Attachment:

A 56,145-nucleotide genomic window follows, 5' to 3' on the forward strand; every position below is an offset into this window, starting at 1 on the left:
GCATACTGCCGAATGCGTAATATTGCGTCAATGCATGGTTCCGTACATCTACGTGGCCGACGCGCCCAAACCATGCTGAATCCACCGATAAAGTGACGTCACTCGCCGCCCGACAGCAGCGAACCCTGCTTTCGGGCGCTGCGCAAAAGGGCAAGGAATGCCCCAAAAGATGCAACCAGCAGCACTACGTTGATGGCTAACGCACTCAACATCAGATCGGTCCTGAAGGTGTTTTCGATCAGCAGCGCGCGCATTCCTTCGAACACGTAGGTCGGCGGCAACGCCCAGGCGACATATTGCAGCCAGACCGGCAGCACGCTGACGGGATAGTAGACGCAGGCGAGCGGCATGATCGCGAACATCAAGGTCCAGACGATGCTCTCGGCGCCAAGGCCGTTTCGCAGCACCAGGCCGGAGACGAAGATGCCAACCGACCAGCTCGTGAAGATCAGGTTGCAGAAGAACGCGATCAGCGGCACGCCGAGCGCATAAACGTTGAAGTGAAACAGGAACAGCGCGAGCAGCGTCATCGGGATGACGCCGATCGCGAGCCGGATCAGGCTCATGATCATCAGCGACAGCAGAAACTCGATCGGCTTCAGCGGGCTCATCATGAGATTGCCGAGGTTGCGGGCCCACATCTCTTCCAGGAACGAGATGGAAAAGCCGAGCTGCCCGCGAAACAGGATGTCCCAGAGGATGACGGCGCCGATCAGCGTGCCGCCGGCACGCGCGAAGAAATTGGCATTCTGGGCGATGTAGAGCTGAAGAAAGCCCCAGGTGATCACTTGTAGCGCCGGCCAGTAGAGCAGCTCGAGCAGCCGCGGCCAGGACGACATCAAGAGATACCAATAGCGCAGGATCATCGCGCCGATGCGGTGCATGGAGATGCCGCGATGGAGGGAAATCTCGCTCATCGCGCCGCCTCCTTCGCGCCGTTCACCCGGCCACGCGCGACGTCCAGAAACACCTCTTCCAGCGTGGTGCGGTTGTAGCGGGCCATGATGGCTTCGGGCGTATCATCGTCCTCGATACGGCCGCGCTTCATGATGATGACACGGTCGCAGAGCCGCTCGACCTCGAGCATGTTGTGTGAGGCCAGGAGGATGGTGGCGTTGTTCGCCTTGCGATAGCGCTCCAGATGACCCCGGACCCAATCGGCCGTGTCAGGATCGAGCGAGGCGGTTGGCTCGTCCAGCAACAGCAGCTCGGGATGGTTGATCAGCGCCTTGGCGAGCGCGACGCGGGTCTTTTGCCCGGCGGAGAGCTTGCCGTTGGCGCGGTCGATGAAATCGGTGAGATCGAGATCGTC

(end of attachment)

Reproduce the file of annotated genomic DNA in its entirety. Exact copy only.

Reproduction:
A 56,145-nucleotide genomic window follows, 5' to 3' on the forward strand; every position below is an offset into this window, starting at 1 on the left:
GCATACTGCCGAATGCGTAATATTGCGTCAATGCATGGTTCCGTACATCTACGTGGCCGACGCGCCCAAACCATGCTGAATCCACCGATAAAGTGACGTCACTCGCCGCCCGACAGCAGCGAACCCTGCTTTCGGGCGCTGCGCAAAAGGGCAAGGAATGCCCCAAAAGATGCAACCAGCAGCACTACGTTGATGGCTAACGCACTCAACATCAGATCGGTCCTGAAGGTGTTTTCGATCAGCAGCGCGCGCATTCCTTCGAACACGTAGGTCGGCGGCAACGCCCAGGCGACATATTGCAGCCAGACCGGCAGCACGCTGACGGGATAGTAGACGCAGGCGAGCGGCATGATCGCGAACATCAAGGTCCAGACGATGCTCTCGGCGCCAAGGCCGTTTCGCAGCACCAGGCCGGAGACGAAGATGCCAACCGACCAGCTCGTGAAGATCAGGTTGCAGAAGAACGCGATCAGCGGCACGCCGAGCGCATAAACGTTGAAGTGAAACAGGAACAGCGCGAGCAGCGTCATCGGGATGACGCCGATCGCGAGCCGGATCAGGCTCATGATCATCAGCGACAGCAGAAACTCGATCGGCTTCAGCGGGCTCATCATGAGATTGCCGAGGTTGCGGGCCCACATCTCTTCCAGGAACGAGATGGAAAAGCCGAGCTGCCCGCGAAACAGGATGTCCCAGAGGATGACGGCGCCGATCAGCGTGCCGCCGGCACGCGCGAAGAAATTGGCATTCTGGGCGATGTAGAGCTGAAGAAAGCCCCAGGTGATCACTTGTAGCGCCGGCCAGTAGAGCAGCTCGAGCAGCCGCGGCCAGGACGACATCAAGAGATACCAATAGCGCAGGATCATCGCGCCGATGCGGTGCATGGAGATGCCGCGATGGAGGGAAATCTCGCTCATCGCGCCGCCTCCTTCGCGCCGTTCACCCGGCCACGCGCGACGTCCAGAAACACCTCTTCCAGCGTGGTGCGGTTGTAGCGGGCCATGATGGCTTCGGGCGTATCATCGTCCTCGATACGGCCGCGCTTCATGATGATGACACGGTCGCAGAGCCGCTCGACCTCGAGCATGTTGTGTGAGGCCAGGAGGATGGTGGCGTTGTTCGCCTTGCGATAGCGCTCCAGATGACCCCGGACCCAATCGGCCGTGTCAGGATCGAGCGAGGCGGTTGGCTCGTCCAGCAACAGCAGCTCGGGATGGTTGATCAGCGCCTTGGCGAGCGCGACGCGGGTCTTTTGCCCGGCGGAGAGCTTGCCGTTGGCGCGGTCGATGAAATCGGTGAGATCGAGATCGTC